Though the Pittsburgh Steelers defense, like the majority of the NFL, has continued to give up significant yardage through the air—the fact that 374 of their total 2784 yards allowed through the air came Sunday from Johnny Manziel doesn’t help—the sheer yardage total is less important than taking a big picture look at the performance.
In advance of last night’s game, the league as a whole has given up 70392 yards in the air in 291 games played, which means, in an average NFL game, an opposing defense will give up 242 yards through the air, no matter who is at quarterback or what defense is on the field.
In this category, and in light of some major yardage totals given up over the course of the past several games, the Steelers are in fact below average. They currently rank 27th in the league, giving up 278.4 yards through the air per game.
Though their 7.5 yards allowed per pass attempt is middling in comparison to league averages, as is their touchdowns allowed per game at 1.7, they also give up the third-highest rate of first-down passes in the league, where 37.9 pass attempts result in a new set of downs.
But their 31 explosive passing plays allowed ranks 17th, and when you factor in the fact that they have one more game played than most, their percentage of explosive plays allowed per game actually shoots up all the way to eighth-best.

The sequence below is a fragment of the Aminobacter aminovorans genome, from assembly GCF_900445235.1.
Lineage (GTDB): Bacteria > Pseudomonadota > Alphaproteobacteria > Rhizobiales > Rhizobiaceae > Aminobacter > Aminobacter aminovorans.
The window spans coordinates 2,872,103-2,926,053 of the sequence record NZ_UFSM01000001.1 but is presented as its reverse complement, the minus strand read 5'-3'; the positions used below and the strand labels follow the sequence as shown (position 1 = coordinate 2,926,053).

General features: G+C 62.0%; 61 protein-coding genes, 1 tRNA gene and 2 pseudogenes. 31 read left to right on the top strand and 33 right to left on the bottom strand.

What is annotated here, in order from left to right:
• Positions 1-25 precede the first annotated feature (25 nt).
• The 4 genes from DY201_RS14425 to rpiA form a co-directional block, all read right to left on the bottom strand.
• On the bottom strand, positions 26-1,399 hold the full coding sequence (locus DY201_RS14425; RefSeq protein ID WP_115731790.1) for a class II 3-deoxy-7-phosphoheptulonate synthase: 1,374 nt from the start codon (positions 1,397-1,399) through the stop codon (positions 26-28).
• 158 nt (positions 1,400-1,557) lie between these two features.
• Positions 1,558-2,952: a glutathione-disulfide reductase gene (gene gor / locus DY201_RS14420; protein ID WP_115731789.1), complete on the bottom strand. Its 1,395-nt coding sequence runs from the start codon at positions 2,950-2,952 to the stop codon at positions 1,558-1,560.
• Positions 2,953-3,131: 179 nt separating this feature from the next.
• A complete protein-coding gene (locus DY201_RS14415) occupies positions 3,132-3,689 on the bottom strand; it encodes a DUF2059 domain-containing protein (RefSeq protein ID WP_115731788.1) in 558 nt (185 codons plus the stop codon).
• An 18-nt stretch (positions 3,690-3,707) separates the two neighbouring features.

The defense’s quarterback rating against of 94 is, again, decidedly middling, the 14th-highest in the league—but so, too, is at long last their interception total. And their sack numbers are finally back to above average.
No, this is not your father’s defense, nor is it Dick LeBeau’s. LeBeau every year aspired to allow no more than 5.7 yards per pass attempt—the only teams remotely close to that are the Panthers and Broncos—but what it is, or what it is aspiring to become, is one that not only better complements this offense, but is simply more realistic.
Realistic not just in light of the way that the game is played today, and under today’s rules, but in light of the level of talent available on the roster, and where that talent is situated. The Steelers use a rotation at outside linebacker, for instance, because they have no superstars there, yet just a couple of games ago their defensive ends played every single snap.
The defense under Keith Butler is certainly giving up plenty of yards through the air, without question, but he wants opponents to throw the ball—and they are. The Steelers have seen 39.3 pass attempts per game this year, the sixth-highest number in the league.
That has translated into 17 touchdowns, 7.5 yards per attempt, and nearly 280 yards per game. But it has also translated into nearly three sacks and an interception per game, one of which was turned into a touchdown, a handful of others robbing the offense in the red zone. This is not an overly talented unit, especially in defending the pass, but it has adapted into being an opportunistic one.